12. Council of Europe. Council of Europe. Strasbourg: Council of Europe; 2011 [cited 2011
November 7]; Available from: http://www.coe.int/lportal/web/coe-portal.

59. WHO. National policy on traditional medicine and regulation of herbal medicines: Report of a WHO global survey. Geneva: World Health Organization 2005 May 2005. Report No.

133. Hellenic republic ministry of health & social solidarity, Directorate-general for health services, Directorate for health and medical care professions section A. Recognition of professional qualifications. Athens: The European Commission, 2010 28.8.2010. Report No.: Ref: Your Document ref No 75346/IA/28-6-2010 Contract No.: Ref.No Y7a/G.P 81298.

204. Kamcev N, Angelovska B, Kamceva G, Richter K. Health Organization in Republic of Macedonia—the place of preventive health care in the medical health system: advantages and disadvantages. The EPMA Journal. 2010;1(4):595-9.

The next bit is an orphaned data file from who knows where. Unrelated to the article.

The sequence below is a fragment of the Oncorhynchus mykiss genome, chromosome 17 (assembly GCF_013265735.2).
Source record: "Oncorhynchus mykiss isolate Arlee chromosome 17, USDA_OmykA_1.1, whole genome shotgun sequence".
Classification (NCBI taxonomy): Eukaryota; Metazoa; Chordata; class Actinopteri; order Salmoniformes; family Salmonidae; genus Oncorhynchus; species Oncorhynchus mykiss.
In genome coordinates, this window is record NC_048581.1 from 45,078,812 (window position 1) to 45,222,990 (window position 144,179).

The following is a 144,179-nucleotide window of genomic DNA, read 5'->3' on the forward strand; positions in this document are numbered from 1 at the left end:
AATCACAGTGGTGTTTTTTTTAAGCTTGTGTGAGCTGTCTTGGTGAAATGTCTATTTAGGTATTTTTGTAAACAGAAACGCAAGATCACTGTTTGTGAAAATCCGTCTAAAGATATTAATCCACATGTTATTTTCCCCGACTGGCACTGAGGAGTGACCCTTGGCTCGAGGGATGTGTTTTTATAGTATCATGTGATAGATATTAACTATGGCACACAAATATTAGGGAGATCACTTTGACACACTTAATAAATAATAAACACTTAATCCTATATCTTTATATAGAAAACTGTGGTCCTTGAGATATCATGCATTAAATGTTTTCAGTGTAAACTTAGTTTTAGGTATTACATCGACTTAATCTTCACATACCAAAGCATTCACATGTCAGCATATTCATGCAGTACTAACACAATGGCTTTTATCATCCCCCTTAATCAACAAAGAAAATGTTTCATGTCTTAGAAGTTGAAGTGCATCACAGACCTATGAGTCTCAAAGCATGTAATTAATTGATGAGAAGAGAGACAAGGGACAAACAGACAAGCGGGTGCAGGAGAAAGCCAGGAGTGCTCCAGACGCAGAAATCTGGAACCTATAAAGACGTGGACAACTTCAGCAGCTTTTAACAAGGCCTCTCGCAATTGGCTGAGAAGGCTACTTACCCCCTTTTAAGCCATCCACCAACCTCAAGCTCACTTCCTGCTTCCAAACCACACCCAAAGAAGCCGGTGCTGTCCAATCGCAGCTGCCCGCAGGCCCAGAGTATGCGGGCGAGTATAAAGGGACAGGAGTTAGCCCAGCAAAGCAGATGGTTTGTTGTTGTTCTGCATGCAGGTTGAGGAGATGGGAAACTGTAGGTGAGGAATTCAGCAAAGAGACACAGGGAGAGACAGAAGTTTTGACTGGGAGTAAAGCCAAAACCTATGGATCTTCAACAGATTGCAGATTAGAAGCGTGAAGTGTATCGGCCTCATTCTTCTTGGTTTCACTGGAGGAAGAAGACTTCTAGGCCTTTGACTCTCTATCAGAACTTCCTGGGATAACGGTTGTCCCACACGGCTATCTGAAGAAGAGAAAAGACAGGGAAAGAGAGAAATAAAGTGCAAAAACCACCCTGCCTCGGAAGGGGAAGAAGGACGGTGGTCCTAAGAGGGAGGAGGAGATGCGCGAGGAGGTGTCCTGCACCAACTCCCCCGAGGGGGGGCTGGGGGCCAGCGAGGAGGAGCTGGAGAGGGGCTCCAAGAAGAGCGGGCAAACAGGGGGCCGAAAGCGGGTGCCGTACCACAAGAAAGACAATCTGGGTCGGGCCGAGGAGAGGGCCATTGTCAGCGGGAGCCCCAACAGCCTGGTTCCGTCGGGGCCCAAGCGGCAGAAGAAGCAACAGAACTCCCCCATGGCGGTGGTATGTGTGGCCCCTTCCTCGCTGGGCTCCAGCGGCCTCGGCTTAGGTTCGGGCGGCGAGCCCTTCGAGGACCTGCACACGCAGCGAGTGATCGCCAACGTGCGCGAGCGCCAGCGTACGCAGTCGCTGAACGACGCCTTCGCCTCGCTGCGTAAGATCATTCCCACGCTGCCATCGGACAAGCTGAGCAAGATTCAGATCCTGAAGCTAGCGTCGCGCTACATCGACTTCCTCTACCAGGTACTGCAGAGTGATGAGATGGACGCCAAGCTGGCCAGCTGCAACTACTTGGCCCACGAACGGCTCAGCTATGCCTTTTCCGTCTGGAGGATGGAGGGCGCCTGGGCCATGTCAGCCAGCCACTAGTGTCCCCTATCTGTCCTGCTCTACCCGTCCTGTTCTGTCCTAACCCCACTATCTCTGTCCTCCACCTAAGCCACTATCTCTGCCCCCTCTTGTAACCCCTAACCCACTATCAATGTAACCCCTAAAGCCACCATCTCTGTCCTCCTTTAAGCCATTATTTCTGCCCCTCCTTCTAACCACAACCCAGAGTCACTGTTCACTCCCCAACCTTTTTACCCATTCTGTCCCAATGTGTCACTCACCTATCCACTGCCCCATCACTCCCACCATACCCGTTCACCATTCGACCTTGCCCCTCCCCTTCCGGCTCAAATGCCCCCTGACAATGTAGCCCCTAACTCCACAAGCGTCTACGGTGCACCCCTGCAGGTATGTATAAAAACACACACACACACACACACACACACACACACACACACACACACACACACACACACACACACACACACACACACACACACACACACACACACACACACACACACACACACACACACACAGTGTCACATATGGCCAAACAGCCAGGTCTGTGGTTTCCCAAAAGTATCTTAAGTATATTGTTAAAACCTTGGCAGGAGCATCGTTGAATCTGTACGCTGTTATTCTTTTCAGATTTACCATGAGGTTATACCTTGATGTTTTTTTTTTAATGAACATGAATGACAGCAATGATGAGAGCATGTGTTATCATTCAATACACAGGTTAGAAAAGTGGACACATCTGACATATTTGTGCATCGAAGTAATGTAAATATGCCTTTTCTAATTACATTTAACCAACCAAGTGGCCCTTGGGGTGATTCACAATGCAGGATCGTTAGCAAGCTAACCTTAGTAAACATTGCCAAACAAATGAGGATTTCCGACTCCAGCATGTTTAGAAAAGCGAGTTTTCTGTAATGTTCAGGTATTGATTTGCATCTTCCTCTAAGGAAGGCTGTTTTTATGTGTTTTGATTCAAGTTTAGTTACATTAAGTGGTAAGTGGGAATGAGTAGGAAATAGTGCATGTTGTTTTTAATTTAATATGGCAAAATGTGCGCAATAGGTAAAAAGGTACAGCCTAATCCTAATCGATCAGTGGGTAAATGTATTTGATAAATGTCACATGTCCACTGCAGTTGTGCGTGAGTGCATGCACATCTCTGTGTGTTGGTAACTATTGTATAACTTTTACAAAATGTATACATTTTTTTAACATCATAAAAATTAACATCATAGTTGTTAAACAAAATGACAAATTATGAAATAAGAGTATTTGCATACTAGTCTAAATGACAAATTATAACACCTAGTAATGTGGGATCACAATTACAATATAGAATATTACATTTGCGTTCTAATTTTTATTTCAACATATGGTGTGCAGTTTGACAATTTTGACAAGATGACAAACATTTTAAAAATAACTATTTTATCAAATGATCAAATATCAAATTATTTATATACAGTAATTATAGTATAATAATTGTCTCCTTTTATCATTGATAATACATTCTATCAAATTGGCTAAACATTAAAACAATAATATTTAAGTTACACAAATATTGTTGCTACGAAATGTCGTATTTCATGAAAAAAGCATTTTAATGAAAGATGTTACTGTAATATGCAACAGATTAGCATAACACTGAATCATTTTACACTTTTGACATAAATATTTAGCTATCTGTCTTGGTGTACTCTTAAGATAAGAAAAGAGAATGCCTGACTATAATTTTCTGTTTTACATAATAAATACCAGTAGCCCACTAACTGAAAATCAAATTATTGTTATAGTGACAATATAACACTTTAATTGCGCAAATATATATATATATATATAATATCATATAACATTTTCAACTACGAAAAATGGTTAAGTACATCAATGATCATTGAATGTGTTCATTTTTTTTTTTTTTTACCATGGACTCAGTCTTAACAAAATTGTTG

205. The law on Public Health, No. 22 of 15.02.2010, Parliament of the Republik of Macedonia (2010).

206. Sobranie na Republika Makedonija, Zakon za zdravstvena zastita, Sl.vesnik na RM br.38/91, 46/93, 55/95 i br. 5/2007 (Law on health care), Assembly of the Republic of Macedonia (1991).

207. Sobranie na Republika Makedonija, Zakon za zdravstveno osiguruvanje, Sl.vesnik na RM br. 25/2000 i br. 18//2007 (Health Insurance Act), Assembly of the Republic of Macedonia(2000).

208. Снежана ЧИЧЕВАЛИЕВА (Snezana CHICHEVALIEVA), Билјана ЦЕЛЕВСКА (Biljana CELEVSKA), Роберт ВЕЛИЧКОВСКИ (Robert VELICHKOVSKI). КОМПЛЕМЕНТАРНА И АЛТЕРНАТИВНА МЕДИЦИНА (КАМ) ВО РЕПУБЛИКА МАКЕДОНИЈА: ПРАВНА АНАЛИЗА (Complementary and alternative medicine(CAM) in the republic of Maceconia).

CAM Regulation is hosted by NAFKAM

Norway's National Research Center in Complementary and Alternative Medicine

Les mer om NAFKAM

Other websites from NAFKAM: